"Why did she lock the gates?" asked a priestess of Mesa. "It is not customary."
"Doubtless because it was her pleasure to do so," answered Mesa sharply, though she also wondered why Elissa had locked the gate.
When an hour was gone by and Elissa had not returned, her wonder turned to fear and doubt.
"Call to the lady Baaltis," she said, "for her prayers are long, and I fear lest she should have come to harm."
So they called, setting heir lips against the bars of the gate till presently, Elissa, holding a lamp in her hand, came and stood before them.
"Why do you disturb me in the sanctuary?" she asked.
"Lady, because they set the night watch on the walls," answered Mesa, "and it is time to return to the temple."
"Return then," said Elissa, "and leave me in peace. What, you cannot, Mesa? Nay, and shall I tell you why? Because you had plotted to deliver me this night to those who should lead me as a peace-offering to Ithobal, and when you come to them empty-handed they will greet you with harsh words. Nay, do not trouble to deny it, Mesa. I also have my spies, and know all the plan; and, therefore, I have taken sanctuary in this holy place."
Now Mesa pressed her thin lips together and answered:--
"Those who dare to lay hands upon the person of the living Baaltis will not shrink from seeking her in the company of her dead sisters."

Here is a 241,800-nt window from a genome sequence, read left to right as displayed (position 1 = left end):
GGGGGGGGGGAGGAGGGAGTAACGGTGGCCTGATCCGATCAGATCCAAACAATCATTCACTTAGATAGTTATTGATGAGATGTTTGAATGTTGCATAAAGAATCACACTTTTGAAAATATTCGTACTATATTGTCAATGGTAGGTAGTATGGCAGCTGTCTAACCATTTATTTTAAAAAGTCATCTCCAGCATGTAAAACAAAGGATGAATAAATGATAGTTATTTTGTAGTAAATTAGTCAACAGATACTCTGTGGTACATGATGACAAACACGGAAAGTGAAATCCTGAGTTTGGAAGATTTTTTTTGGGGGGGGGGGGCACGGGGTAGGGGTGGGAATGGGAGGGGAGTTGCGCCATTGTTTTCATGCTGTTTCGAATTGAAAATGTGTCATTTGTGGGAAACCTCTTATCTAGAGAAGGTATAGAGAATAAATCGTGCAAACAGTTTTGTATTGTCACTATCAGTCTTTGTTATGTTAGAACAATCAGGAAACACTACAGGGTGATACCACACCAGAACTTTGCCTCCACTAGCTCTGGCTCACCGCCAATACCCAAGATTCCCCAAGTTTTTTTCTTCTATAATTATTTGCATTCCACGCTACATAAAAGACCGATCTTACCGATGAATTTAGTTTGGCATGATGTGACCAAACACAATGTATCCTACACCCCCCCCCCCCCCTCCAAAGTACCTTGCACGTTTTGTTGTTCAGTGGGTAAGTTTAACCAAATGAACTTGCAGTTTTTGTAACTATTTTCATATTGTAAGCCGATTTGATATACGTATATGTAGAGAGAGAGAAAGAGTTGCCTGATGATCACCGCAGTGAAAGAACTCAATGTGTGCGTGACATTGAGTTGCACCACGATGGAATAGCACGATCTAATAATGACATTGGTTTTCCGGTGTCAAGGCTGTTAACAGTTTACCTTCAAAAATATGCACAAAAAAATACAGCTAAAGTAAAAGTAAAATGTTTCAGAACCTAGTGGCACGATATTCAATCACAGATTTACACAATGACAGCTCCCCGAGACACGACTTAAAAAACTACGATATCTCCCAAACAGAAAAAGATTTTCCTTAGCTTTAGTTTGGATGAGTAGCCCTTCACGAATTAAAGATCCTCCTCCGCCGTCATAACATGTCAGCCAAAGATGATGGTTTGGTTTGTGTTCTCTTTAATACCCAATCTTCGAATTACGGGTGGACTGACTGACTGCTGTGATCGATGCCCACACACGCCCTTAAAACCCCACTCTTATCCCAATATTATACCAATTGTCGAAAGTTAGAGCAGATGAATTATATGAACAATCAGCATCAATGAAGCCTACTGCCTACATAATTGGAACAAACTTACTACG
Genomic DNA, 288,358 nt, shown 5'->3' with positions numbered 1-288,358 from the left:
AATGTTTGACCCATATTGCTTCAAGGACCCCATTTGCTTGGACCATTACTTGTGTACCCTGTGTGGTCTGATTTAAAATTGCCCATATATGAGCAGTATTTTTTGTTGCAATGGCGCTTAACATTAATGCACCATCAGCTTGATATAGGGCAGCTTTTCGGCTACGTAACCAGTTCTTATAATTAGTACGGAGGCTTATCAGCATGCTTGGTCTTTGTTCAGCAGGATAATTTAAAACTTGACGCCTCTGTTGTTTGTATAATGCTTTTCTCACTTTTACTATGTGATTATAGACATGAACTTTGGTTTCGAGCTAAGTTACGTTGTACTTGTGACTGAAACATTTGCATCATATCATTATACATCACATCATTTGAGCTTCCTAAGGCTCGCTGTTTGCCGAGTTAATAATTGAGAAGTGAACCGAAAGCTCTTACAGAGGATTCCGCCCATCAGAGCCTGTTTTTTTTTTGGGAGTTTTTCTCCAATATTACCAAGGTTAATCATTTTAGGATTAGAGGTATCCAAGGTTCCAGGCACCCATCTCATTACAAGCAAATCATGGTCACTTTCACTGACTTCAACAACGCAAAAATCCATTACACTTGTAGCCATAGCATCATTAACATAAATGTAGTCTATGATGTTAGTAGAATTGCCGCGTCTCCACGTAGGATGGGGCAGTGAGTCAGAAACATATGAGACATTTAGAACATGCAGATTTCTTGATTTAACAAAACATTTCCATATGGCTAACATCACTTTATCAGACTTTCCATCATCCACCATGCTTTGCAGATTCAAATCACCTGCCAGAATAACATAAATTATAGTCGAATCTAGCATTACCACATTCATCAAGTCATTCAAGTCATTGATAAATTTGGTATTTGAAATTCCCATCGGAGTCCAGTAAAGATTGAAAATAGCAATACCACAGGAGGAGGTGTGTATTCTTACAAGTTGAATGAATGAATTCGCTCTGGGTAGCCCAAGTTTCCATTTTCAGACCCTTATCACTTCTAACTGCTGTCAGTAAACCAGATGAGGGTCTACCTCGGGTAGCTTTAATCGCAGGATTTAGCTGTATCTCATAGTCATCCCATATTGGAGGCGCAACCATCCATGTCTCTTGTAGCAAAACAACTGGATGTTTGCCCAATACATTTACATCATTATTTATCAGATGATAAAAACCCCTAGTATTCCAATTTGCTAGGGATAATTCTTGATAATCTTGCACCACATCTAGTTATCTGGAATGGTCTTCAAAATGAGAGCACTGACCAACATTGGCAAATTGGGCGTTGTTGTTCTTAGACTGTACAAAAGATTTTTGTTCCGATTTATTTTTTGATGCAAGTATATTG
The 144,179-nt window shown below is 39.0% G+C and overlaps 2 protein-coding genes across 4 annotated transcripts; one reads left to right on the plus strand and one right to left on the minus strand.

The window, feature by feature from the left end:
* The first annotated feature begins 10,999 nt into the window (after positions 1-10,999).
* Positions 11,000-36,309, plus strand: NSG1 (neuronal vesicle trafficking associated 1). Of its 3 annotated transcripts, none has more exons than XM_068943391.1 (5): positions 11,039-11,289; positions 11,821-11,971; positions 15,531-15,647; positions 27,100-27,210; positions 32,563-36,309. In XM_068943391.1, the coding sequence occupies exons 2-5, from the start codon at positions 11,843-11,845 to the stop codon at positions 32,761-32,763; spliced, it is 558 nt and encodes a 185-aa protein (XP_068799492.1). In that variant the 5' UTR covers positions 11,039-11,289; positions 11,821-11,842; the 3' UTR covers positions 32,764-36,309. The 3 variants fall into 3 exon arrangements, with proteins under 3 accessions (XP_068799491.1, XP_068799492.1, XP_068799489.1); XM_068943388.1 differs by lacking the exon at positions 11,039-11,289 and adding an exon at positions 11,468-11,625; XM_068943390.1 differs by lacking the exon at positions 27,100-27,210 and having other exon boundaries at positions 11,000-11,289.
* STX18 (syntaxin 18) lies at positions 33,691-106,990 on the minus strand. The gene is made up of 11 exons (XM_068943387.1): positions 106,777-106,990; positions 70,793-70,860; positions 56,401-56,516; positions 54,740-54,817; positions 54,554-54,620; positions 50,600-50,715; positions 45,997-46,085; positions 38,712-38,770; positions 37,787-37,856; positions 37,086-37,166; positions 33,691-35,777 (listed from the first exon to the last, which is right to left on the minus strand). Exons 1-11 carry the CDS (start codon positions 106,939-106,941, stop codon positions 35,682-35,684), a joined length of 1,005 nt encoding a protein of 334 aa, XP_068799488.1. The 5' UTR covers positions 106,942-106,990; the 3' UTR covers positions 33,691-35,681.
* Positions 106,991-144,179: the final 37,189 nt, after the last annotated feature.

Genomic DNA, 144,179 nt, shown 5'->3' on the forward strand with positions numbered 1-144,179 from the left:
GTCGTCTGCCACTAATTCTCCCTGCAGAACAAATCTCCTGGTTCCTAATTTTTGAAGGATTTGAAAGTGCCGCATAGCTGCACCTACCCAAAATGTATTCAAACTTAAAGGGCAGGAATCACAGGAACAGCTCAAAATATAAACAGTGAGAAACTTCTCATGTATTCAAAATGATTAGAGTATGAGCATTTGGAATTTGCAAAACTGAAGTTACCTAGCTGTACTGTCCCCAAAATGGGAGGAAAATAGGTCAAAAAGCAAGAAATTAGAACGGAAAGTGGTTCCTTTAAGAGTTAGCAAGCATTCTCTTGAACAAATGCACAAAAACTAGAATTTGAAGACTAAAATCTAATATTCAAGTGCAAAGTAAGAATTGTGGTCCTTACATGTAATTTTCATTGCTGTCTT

"I know it, Mesa; but the gates are barred, and here I have food and drink in plenty."
"Gates, however strong, can be broken," answered the priestess, "so, lady, do not wait till you are dragged hence like some discovered slave."
"Ay," replied Elissa, with a little laugh, "but what if rather than be thus dishonoured, I should choose to break another gate, that of my own life? Look, traitress, here is poison and here is bronze, and I swear to you that should any lay a hand upon me, by one or other of them I will die before their eyes. Then, if you will, bear these bones to Ithobal and take his thanks for them. Now, begone, and give this message to my father and to all those who have plotted with him, that since they cannot bribe Ithobal with my beauty, they will do well to be men, and to fight him with their swords."
Then she turned and left them, vanishing into the darkness of the tomb.
Great indeed was the dismay of the councillors of Zimboe and of the priests who had plotted with them when, an hour later, Mesa came, not to deliver Elissa into their hands, but to repeat to them her threats and message. In vain did they appeal to Sakon, who only shook his head and answered:--
"Of this I am sure, that what my daughter has threatened that she will certainly do if you force her to the choice. But if you will not believe me, go ask her and satisfy yourselves. I know well what she will answer you, and I hold that this is a judgment upon us, who first made her Baaltis against her will, then threatened her with death because of the prince Aziel, and now would do sacrilege to her sacred office and violence to herself by tearing her from her consecrated throne, breaking her bond of marriage and delivering her to Ithobal."